Let’s imagine its 1971 and you’re looking for a new car at your local Ford dealership. You’re very excited and it’s a really big decision. The first thing you see when you walk in is a Mustang BOSS 351 and it takes your breath away. The price is $3,500.00 dollars, which is a lot more than you planned on spending. The next car you see is a Ford Pinto for $2,000.00, it’s an odd, little car that gets better mileage and is a much cheaper option. You decided to save the money and go with the Pinto. But shortly after your purchase, things begin to go wrong. The dealership warns of problems with the design of the car that can lead to fatal fires in rear end collisions. The car also has many other mechanical problems, which increases your costs to repair it, never mind that you can’t go anywhere because it’s always in the shop. The Mustang Boss 351 would have been an exciting vehicle that would have cost less in repairs and left you with many great memories and not to mention a lot more attention. Also, if you kept the Mustang, they now sell for $53,000 dollars at auction today… the Pinto – not so much! When making any decision and price is the most important driver, you have to consider the hidden costs associated with choosing the lowest price. In this case, cost of the repairs, the time it took to get it repaired, the frustration of having to find another way to get around until it’s fixed.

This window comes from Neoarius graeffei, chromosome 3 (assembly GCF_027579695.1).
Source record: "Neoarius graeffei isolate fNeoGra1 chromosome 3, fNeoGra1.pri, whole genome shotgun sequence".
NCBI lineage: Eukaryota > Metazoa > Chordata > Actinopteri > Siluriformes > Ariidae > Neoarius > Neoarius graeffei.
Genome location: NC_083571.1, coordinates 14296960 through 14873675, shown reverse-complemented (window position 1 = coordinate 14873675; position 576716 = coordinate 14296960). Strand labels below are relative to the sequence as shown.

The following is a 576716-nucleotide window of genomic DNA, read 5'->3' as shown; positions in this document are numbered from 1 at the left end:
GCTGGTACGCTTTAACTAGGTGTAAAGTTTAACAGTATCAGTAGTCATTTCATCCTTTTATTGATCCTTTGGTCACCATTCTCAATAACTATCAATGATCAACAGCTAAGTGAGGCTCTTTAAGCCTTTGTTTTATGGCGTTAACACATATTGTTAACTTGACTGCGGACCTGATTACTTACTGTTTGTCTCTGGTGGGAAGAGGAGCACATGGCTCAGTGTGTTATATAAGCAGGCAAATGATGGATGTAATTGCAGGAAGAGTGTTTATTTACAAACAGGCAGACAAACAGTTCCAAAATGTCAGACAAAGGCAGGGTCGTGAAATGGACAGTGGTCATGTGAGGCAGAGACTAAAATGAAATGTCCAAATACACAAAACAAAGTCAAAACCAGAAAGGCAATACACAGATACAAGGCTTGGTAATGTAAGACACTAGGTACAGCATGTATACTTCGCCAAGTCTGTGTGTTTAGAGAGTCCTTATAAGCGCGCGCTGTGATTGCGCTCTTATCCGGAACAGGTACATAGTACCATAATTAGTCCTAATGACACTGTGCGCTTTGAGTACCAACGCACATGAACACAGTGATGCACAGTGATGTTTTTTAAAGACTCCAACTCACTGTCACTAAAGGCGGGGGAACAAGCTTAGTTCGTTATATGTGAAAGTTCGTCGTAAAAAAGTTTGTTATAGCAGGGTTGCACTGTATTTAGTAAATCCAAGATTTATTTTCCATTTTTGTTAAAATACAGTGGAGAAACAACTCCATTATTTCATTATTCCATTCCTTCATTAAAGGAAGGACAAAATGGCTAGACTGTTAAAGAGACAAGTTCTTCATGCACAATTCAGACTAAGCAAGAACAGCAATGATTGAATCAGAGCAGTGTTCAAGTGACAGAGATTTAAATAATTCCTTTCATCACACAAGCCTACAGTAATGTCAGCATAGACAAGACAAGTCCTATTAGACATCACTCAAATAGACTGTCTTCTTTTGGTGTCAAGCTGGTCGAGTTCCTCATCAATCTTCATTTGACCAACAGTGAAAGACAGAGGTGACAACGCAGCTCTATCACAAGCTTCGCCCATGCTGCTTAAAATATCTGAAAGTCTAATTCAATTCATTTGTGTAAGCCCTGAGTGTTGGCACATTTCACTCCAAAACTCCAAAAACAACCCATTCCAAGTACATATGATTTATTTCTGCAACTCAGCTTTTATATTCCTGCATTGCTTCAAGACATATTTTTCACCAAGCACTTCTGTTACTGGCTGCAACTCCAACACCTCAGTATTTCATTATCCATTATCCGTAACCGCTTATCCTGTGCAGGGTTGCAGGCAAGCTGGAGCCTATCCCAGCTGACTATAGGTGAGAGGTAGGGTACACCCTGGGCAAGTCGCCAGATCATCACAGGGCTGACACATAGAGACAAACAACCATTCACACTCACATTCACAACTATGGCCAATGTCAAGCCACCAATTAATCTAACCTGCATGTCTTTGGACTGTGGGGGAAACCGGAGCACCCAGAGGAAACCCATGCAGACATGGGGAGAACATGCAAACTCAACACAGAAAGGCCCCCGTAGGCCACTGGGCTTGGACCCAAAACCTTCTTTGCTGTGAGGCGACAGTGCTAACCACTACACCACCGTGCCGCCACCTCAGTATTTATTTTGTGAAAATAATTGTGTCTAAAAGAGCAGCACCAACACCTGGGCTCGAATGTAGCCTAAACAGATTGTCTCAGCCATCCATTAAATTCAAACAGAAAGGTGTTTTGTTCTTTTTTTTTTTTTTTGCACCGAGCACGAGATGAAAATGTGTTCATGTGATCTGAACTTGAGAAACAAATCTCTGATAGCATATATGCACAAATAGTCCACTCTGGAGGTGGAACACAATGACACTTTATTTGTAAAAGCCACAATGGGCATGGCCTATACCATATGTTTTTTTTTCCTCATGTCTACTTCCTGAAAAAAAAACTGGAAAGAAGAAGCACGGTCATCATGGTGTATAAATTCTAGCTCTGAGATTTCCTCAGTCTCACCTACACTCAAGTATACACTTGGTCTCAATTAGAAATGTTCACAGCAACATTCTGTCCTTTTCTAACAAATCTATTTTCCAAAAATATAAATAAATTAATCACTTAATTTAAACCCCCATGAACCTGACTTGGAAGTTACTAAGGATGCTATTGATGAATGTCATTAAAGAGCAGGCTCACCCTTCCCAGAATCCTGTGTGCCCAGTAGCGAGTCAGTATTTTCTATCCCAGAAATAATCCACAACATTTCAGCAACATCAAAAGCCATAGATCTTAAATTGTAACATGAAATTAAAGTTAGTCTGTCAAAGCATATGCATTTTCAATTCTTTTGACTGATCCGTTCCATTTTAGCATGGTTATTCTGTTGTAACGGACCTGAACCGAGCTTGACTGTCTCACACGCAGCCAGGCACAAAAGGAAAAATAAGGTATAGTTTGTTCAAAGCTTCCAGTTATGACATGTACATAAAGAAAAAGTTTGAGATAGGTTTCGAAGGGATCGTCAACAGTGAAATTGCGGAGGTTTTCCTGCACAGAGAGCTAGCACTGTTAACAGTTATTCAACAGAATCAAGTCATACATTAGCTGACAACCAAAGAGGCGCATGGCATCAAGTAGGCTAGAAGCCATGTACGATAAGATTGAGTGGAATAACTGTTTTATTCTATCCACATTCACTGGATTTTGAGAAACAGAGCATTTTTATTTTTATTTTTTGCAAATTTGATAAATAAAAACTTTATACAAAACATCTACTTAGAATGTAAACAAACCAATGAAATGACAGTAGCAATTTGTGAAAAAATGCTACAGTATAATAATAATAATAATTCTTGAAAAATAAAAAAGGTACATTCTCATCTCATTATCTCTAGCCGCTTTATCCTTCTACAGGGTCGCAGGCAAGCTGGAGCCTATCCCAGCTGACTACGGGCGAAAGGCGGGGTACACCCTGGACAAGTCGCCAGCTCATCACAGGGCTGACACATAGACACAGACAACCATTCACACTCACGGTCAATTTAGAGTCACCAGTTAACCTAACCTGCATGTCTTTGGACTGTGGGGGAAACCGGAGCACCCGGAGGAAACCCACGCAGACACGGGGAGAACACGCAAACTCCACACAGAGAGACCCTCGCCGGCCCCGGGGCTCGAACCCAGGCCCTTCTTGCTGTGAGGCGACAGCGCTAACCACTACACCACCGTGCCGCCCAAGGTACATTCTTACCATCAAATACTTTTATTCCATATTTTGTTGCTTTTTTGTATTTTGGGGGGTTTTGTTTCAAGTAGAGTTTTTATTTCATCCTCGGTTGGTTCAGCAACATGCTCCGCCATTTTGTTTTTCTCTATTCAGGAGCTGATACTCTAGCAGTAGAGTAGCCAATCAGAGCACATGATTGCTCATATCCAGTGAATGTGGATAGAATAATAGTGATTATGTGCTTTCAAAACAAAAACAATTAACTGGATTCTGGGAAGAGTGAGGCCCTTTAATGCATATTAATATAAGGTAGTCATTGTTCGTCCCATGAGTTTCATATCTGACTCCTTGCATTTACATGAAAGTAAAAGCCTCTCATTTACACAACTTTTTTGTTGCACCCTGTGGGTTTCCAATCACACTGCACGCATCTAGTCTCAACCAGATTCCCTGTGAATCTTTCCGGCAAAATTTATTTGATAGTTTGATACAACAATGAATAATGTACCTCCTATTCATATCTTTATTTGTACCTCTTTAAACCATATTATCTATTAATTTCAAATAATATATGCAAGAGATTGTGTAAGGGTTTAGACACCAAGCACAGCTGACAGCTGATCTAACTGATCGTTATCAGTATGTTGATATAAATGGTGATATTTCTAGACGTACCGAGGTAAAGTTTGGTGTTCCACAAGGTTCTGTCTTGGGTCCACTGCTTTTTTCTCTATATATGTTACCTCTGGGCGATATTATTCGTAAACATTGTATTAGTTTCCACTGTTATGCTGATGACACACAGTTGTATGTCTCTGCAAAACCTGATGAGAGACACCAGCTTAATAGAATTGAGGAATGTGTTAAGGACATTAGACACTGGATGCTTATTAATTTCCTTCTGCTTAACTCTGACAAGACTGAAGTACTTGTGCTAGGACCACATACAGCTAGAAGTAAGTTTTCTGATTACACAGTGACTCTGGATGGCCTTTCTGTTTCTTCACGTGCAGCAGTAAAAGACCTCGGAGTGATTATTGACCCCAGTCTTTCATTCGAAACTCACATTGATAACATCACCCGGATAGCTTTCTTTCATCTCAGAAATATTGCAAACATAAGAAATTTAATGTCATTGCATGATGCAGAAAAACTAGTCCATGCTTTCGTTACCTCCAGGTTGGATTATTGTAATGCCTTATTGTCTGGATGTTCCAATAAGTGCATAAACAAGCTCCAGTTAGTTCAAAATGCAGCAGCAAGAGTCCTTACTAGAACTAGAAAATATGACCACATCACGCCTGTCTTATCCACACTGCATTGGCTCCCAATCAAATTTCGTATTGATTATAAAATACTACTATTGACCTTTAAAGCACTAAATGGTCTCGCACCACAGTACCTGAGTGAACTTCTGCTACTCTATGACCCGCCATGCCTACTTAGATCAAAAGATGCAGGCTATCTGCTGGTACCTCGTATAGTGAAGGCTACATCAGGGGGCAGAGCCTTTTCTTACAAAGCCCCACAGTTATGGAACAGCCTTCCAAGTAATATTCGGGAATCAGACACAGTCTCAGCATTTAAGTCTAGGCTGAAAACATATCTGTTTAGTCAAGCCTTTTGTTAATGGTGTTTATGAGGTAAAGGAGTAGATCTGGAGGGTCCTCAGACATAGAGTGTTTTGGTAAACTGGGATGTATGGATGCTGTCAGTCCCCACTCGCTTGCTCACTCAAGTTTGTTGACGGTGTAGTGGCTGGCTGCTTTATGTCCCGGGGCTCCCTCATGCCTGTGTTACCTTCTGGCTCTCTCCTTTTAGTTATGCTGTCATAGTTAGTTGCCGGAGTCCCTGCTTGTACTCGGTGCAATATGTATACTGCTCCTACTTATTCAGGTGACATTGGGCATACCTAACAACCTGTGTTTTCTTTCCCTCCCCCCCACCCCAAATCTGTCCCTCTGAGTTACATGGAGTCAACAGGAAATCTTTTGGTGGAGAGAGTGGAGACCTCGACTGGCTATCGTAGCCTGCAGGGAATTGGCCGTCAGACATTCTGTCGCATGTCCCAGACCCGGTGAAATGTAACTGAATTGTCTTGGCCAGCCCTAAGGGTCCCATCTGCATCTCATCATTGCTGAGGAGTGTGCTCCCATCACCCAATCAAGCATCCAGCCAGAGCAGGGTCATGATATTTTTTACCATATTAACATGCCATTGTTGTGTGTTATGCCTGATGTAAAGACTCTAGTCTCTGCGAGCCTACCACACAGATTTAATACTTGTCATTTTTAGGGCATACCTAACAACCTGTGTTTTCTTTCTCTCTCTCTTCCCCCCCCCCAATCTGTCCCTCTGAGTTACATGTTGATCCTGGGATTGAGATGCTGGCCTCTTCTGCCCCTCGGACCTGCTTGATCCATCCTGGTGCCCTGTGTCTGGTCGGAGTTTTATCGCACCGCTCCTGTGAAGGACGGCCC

The same can be said with choosing a marketing or fulfillment partner that offers you the lowest price. Ask around! Talk to their customers. Ask questions. Have they let them down? What was the cost of that? How many times did it happen? What did their boss say? How many times did they accept that excuse? The lowest price can sometimes cost more than just a lot of frustration, it could even cost you your job!
Even though it may be tempting to go with the lowest price when it comes to your business, it probably isn’t the best solution. It’s always important to ask questions. In the end, going for the lowest price can often cost you a lot more.
P.S. Join us next week to see why the mountain climber didn’t buy the cheapest rope.